What we do know that Donald Trump isn’t above profiting personally from the US presidency — look no further than the Emolument Palace hotel he has in the old post-office building just down Pennsylvania Avenue from the White House, where all the ranking fixers, foreign and domestic, book banks of rooms whether they need them or not. And we know he charges the Secret Service and other federal employees full freight whenever they’re forced to rent a room or a golf cart at one of the Trump country clubs he frequents. He’s also had the US ambassador to the Court of St. James’s — one “Woody” Johnson, a big-dollar Trump donor with not a lick of diplomatic experience — lean on the UK powers-that-be in an effort to host the British Open at Trump’s Turnberry golf resort in Scotland, which has been bleeding pounds sterling ever since Trump bought it in 2014, for cash of dubious provenance.

      A second Trump term, in which he is unleashed from even the constraint of ever having to run again for reelection, would result in an orgy of self-enrichment, the likes of which neither this democracy, nor any other, has ever seen before. Trump will happily undermine our international alliances in favor of cutting deals with the foreign autocrats with whom he is so enthralled, for present and future consideration, the best interests of the people of the United States be damned.

      1. However you pile up the corruption and illegal operations of this clown, we are one election away from doom if he is not thrown out. It should happen as he is currently down 10 points (52 to 42) but I would like to see is widen for Biden. The democrats must win the Senate as well or Biden will not accomplish much. I think it will take four years or more to fix what Trump has broken and that would just be a start. Trump will need to be prosecuted and put a way to rot, maybe in a prison down on the Texas boarder with Mexico and no air conditioning. Just a view of the boarder and no wall.

        1. … but I would like to see i[t] widen for Biden …

          “Widen for Biden” might be the best rhyming political slogan since “Get Clean for Gene” (not that the latter did MN Sen. Eugene McCarthy much good in the long, rotten run of the ’68 presidential campaign).

          1. I mean, the clean-for-Gene anti-war crowd did score McCarthy 42% of the vote in the ’68 New Hampshire primary, which scared LBJ out of the race and RFK in, which got Bobby croaked in LA, which gave Hubert the nomination in Chicago, which put Nixon in the White House.

            So I’m not sure what to say about them apples, except blame it on the fates or the furies or determinism’s quirky sense of humor. So it goes.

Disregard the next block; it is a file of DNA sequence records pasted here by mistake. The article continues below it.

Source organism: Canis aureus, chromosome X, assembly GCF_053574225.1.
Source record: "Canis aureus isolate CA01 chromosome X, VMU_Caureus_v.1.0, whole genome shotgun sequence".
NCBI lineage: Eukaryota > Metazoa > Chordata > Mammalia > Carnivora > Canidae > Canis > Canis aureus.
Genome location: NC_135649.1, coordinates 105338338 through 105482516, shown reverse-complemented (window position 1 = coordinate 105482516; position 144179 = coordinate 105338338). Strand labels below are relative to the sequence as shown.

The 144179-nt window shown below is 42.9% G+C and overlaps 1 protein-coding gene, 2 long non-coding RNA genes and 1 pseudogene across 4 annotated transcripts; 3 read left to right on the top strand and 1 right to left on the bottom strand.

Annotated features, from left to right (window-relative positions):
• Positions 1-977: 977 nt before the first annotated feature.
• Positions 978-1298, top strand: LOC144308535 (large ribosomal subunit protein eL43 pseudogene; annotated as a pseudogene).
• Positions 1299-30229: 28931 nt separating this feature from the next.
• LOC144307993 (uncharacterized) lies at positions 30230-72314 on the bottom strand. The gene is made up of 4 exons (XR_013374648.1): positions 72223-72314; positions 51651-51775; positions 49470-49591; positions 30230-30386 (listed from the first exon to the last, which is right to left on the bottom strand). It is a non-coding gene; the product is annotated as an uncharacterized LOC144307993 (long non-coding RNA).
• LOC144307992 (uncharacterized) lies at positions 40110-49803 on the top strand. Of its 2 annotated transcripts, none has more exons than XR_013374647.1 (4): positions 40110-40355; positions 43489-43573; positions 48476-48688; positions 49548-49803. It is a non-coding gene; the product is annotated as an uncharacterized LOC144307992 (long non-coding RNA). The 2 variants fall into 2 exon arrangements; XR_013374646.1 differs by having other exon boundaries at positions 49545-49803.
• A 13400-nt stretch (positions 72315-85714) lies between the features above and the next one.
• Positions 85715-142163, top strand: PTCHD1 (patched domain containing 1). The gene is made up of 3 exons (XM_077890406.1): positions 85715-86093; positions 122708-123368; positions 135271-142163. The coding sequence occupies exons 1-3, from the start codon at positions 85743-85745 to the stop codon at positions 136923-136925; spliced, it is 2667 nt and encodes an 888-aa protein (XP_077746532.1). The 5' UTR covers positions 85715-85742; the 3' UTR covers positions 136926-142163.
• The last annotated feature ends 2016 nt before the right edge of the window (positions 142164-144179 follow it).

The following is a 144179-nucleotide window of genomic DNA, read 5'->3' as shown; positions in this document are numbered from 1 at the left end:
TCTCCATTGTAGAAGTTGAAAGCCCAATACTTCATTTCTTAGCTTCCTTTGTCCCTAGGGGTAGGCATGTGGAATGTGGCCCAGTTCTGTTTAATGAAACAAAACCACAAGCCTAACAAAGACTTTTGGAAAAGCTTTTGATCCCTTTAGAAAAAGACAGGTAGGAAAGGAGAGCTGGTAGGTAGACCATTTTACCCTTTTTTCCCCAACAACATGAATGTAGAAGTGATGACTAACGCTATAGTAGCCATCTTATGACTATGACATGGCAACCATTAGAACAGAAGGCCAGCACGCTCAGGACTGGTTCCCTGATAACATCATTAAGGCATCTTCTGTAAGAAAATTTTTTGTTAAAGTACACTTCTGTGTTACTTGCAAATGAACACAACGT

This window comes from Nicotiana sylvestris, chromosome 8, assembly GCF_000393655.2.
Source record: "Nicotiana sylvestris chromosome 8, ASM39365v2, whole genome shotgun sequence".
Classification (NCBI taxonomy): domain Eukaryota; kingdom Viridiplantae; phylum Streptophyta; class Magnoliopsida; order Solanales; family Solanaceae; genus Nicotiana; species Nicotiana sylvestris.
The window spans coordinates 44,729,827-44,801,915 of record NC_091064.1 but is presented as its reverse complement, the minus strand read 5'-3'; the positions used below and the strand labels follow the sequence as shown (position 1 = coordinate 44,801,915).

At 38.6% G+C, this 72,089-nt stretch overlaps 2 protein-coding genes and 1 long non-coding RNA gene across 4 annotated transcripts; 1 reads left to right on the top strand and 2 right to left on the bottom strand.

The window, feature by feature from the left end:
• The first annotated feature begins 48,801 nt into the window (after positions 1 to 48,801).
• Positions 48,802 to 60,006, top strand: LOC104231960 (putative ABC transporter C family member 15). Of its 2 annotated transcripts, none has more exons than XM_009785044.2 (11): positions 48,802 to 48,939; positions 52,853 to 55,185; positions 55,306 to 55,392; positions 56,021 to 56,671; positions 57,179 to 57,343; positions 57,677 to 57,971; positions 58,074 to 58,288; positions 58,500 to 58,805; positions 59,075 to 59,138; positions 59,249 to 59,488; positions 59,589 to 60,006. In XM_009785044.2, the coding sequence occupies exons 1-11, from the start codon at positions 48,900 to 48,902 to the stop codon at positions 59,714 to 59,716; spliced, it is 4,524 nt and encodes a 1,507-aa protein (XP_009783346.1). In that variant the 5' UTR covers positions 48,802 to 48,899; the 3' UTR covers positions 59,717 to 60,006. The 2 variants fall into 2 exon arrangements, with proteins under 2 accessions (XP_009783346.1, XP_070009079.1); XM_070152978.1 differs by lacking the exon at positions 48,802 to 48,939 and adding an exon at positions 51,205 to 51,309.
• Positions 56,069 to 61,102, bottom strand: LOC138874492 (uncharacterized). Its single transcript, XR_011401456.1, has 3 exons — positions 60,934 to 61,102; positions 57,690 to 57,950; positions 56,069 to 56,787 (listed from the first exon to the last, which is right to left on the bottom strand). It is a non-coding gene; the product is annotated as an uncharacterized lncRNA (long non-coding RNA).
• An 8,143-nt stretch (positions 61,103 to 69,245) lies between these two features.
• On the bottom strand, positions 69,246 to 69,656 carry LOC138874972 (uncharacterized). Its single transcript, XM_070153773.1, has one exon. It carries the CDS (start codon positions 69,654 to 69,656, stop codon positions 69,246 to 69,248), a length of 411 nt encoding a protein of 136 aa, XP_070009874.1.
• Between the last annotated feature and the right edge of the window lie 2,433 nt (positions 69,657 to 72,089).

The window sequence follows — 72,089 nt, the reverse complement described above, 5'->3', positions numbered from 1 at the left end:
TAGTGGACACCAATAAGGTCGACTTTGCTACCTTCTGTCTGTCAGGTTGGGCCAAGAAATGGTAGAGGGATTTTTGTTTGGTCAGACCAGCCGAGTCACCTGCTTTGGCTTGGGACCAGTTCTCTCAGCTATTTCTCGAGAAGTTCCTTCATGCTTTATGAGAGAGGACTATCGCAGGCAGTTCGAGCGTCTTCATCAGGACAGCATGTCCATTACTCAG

2. I think it will take decades to fix what Trump has broken. The internal damage is bad but the external damage isn’t much better. God help us if he is elected for 4 more years. I really worry you will see Russia get bold with Eastern Europe.

          1. Yes, yond Vladimir has a lean and hungry look as regards the Baltic region already, now that he’s swallowed Crimea whole and is gnawing on eastern Ukraine and has all but metabolized Belarus.

  17. I find it laughable when I see from intellectuals that
    A) the left wing is a great threat than the right wing because of the University and workplace codes.
    B) this is a reason to vote for Donald Trump.

    When politicians and pundits wade into the culture wars, they are doing so on something where they have very little power to change things. The idea that Trump can stop this is laughable because these problems (according to the pundits) have exacerbated since Trump was elected in the first place. It’s as absurd to say that Trump is the best hope against the practice in the same way as saying the riots are “Joe Biden’s America”. The exercise in power on offer by the left is cultural rather than political in nature. This is just as true as when these same tactics are used by the Christian Right, or the norms of corporations were dictated by the ideals of the nuclear family. The culture is changing because people’s attitudes change. Politicians aren’t very effective against that because politicians at best mimic the zeitgeist rather than shape it.

        1. I’d just avoid Quillette. It’s a shame that it’s turned into an echo chamber, but invariably when you see these websites that want to balance a pencil on one end by ‘remaining neutral’ they tend to come down on one side or the other eventually. They get pulled that way by their readership, and indeed Quillette’s commenters are now mostly right-wingers and libertarians. Perhaps if liberal-left readers and commenters had been more numerous in the site’s youth it would have come down on the other side.

          Spontaneous symmetry breaking. The pencil can’t stand on its end for ever.

          1. That’s like saying it’s best to avoid the New York Times because it’s also an echo chamber. In fact, there is still some good stuff on there, like essays by John McWhorter. I think it’s narrow minded to simply avoid websites because they generally hew to one end of the ideological spectrum. Now with something like Breitbart I’d agree, but not with Quillette. And I certainly wouldn’t tell people, as you’ve just done, to not go to a site. What’s the harm? That they may embrace a view you don’t like.